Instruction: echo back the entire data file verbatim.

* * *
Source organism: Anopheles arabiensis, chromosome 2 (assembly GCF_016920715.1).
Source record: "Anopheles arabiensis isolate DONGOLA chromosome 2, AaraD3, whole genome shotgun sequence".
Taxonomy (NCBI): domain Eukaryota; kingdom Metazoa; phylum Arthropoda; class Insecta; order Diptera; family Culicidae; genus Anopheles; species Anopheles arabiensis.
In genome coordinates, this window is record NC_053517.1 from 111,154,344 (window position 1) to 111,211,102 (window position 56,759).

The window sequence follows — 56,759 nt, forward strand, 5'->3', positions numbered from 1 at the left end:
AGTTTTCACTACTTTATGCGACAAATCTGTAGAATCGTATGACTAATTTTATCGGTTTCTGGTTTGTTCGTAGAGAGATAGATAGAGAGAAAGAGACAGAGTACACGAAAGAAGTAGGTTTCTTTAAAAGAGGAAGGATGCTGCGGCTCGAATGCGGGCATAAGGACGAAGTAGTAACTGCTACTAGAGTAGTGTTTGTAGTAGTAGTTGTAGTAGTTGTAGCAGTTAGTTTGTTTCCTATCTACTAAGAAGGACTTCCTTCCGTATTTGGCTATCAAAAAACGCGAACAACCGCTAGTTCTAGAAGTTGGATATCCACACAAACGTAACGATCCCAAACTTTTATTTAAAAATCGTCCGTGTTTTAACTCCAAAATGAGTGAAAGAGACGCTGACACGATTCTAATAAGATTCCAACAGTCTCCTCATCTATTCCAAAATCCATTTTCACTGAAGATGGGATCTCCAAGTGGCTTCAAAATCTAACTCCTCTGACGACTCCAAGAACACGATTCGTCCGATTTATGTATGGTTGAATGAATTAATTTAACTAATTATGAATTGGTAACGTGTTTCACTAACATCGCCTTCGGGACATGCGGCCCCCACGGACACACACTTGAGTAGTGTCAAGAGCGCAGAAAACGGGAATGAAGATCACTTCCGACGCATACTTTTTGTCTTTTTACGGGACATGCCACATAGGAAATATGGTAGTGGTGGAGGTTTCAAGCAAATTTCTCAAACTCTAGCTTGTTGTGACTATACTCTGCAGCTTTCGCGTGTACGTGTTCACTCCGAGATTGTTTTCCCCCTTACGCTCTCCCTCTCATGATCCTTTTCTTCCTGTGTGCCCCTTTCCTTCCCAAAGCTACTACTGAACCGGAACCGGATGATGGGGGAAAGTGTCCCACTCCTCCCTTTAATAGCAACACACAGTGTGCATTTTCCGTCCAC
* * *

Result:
Source organism: Anopheles arabiensis, chromosome 2 (assembly GCF_016920715.1).
Source record: "Anopheles arabiensis isolate DONGOLA chromosome 2, AaraD3, whole genome shotgun sequence".
Taxonomy (NCBI): domain Eukaryota; kingdom Metazoa; phylum Arthropoda; class Insecta; order Diptera; family Culicidae; genus Anopheles; species Anopheles arabiensis.
In genome coordinates, this window is record NC_053517.1 from 111,154,344 (window position 1) to 111,211,102 (window position 56,759).

The window sequence follows — 56,759 nt, forward strand, 5'->3', positions numbered from 1 at the left end:
AGTTTTCACTACTTTATGCGACAAATCTGTAGAATCGTATGACTAATTTTATCGGTTTCTGGTTTGTTCGTAGAGAGATAGATAGAGAGAAAGAGACAGAGTACACGAAAGAAGTAGGTTTCTTTAAAAGAGGAAGGATGCTGCGGCTCGAATGCGGGCATAAGGACGAAGTAGTAACTGCTACTAGAGTAGTGTTTGTAGTAGTAGTTGTAGTAGTTGTAGCAGTTAGTTTGTTTCCTATCTACTAAGAAGGACTTCCTTCCGTATTTGGCTATCAAAAAACGCGAACAACCGCTAGTTCTAGAAGTTGGATATCCACACAAACGTAACGATCCCAAACTTTTATTTAAAAATCGTCCGTGTTTTAACTCCAAAATGAGTGAAAGAGACGCTGACACGATTCTAATAAGATTCCAACAGTCTCCTCATCTATTCCAAAATCCATTTTCACTGAAGATGGGATCTCCAAGTGGCTTCAAAATCTAACTCCTCTGACGACTCCAAGAACACGATTCGTCCGATTTATGTATGGTTGAATGAATTAATTTAACTAATTATGAATTGGTAACGTGTTTCACTAACATCGCCTTCGGGACATGCGGCCCCCACGGACACACACTTGAGTAGTGTCAAGAGCGCAGAAAACGGGAATGAAGATCACTTCCGACGCATACTTTTTGTCTTTTTACGGGACATGCCACATAGGAAATATGGTAGTGGTGGAGGTTTCAAGCAAATTTCTCAAACTCTAGCTTGTTGTGACTATACTCTGCAGCTTTCGCGTGTACGTGTTCACTCCGAGATTGTTTTCCCCCTTACGCTCTCCCTCTCATGATCCTTTTCTTCCTGTGTGCCCCTTTCCTTCCCAAAGCTACTACTGAACCGGAACCGGATGATGGGGGAAAGTGTCCCACTCCTCCCTTTAATAGCAACACACAGTGTGCATTTTCCGTCCAC